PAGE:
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How to Solve our Human Problems – with Bob Banks Fri 26th November

£4.00

How to Solve our Human Problems
This New series of Online meditation classes start Friday 6th with Bob Banks  12 noon
During this series of classes we will be exploring the book “How to Solve Our Human Problems”.
We have the potential to free ourselves from all our problems, but firstly we need to correctly identify them.
In How To Solve Our Human Problems, Venerable Geshe Kelsang Gyatso Rinpoche says:
“To solve our human problems and enable us to find everlasting peace and happiness, Buddha gave the most profound teachings for us to use as practical advice. His teachings are known as ‘Dharma’, which means supreme protection from suffering. Dharma is the actual method to solve our human problems. To understand this, first we should consider what is the real nature of our problems and what are their main causes.”
In our busy world, our experiences are fleeting and short-lived, while inner peace eludes us completely. Our negative states of mind, such as uncontrolled desire and anger create endless problems for ourselves and others and prevent us from fulfilling our deepest wishes. Buddha’s popular teaching on the four Noble Truths offers a clear and simple solution, guiding us to an oasis of peace in our hearts. They clearly explain where our problems come from and how they can be permanently solved. We need permanent freedom, temporary solutions are not good enough. Everyone is welcome to join this journey, regardless of background and previous experience.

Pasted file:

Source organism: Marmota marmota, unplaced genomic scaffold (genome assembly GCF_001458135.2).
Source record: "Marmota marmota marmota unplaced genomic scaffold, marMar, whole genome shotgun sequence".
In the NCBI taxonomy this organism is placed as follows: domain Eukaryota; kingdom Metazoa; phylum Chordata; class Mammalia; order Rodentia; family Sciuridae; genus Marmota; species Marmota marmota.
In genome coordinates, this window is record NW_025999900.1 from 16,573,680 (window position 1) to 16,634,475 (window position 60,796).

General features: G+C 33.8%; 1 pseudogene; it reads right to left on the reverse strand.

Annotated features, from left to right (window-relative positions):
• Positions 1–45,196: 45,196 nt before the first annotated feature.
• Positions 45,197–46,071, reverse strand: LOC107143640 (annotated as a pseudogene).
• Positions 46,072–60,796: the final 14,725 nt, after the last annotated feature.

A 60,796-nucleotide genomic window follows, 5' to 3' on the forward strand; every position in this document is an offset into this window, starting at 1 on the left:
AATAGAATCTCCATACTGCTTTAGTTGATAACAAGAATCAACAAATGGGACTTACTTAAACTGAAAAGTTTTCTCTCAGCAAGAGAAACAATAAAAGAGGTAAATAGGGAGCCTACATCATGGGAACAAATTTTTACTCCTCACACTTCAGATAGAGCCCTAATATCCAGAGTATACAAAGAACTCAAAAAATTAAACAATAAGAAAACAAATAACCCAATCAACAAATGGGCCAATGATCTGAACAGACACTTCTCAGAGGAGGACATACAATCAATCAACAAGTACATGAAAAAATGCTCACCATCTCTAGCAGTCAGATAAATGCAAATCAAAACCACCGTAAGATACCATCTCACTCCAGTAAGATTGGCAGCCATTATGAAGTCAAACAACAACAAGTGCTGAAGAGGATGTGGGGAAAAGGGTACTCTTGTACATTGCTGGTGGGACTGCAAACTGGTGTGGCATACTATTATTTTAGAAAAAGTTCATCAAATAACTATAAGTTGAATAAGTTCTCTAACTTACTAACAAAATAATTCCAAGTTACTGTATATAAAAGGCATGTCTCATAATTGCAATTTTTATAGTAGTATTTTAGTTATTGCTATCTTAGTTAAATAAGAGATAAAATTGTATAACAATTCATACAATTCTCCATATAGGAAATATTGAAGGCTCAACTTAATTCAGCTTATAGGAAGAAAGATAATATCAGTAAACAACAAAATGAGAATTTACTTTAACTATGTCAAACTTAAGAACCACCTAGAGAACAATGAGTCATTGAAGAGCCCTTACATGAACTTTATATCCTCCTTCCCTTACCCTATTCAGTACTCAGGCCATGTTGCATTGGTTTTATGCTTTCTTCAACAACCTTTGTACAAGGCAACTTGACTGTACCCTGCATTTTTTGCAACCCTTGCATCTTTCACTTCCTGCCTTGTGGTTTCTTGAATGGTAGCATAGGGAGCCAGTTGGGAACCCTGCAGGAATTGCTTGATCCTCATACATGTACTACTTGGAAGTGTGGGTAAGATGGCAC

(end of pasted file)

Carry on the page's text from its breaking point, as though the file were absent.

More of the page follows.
*if you are unable to afford to pay please contact us using the chat in the bottom corner or info@meditateinsheffield.org.uk
We would not like anyone to be excluded.

If you can’t make the 12 noon session, it will be available for 48 hours.

We have monthly membership available for £20 per month click here

About Meditation

The purpose of meditation is to cultivate those states of mind that are conducive to peace and well-being, and to eradicate those that are not.

If we examine our life we will discover that most of our time and energy is devoted to mundane activities, such as seeking material and emotional security, enjoying sensory pleasures, or establishing a good reputation.

Although these things can make us happy for a short time, they are not able to provide the deep lasting contentment that we long for. Sooner or later our happiness turns into dissatisfaction, and we find ourselves engaged in the pursuit of more worldly pleasures.Directly or indirectly, worldly pleasures cause us mental and physical suffering by stimulating attachment, jealousy, and frustration.

If true fulfillment cannot be found in worldly pleasures, then where can it be found? Happiness is a state of mind, therefore the real source of happiness lies in the mind, not in external circumstances.

If our mind is pure and peaceful we will be happy, regardless of our external conditions. The method to make our mind pure and peaceful is to train in meditation.

What is Meditation?

The more familiar our mind is with virtue, the calmer and more peaceful it becomes. When our mind is peaceful we are free from worries and mental discomfort, and we experience true happiness.

If we train our mind to become peaceful we will be happy all the time, even in the most adverse conditions. But if our mind is not peaceful, even if we have the most pleasant external conditions we will not be happy. Therefore it is important to train our mind through meditation.

There are two types of meditation: analytical meditation and placement meditation. When we contemplate the meaning of a Dharma instruction that we have heard or read we are doing analytical meditation. By deeply contemplating the instruction, eventually we reach a conclusion or cause a specific virtuous state of mind to arise. This is the object of placement meditation. We then concentrate on it single-pointedly for as long as possible to become deeply acquainted with it.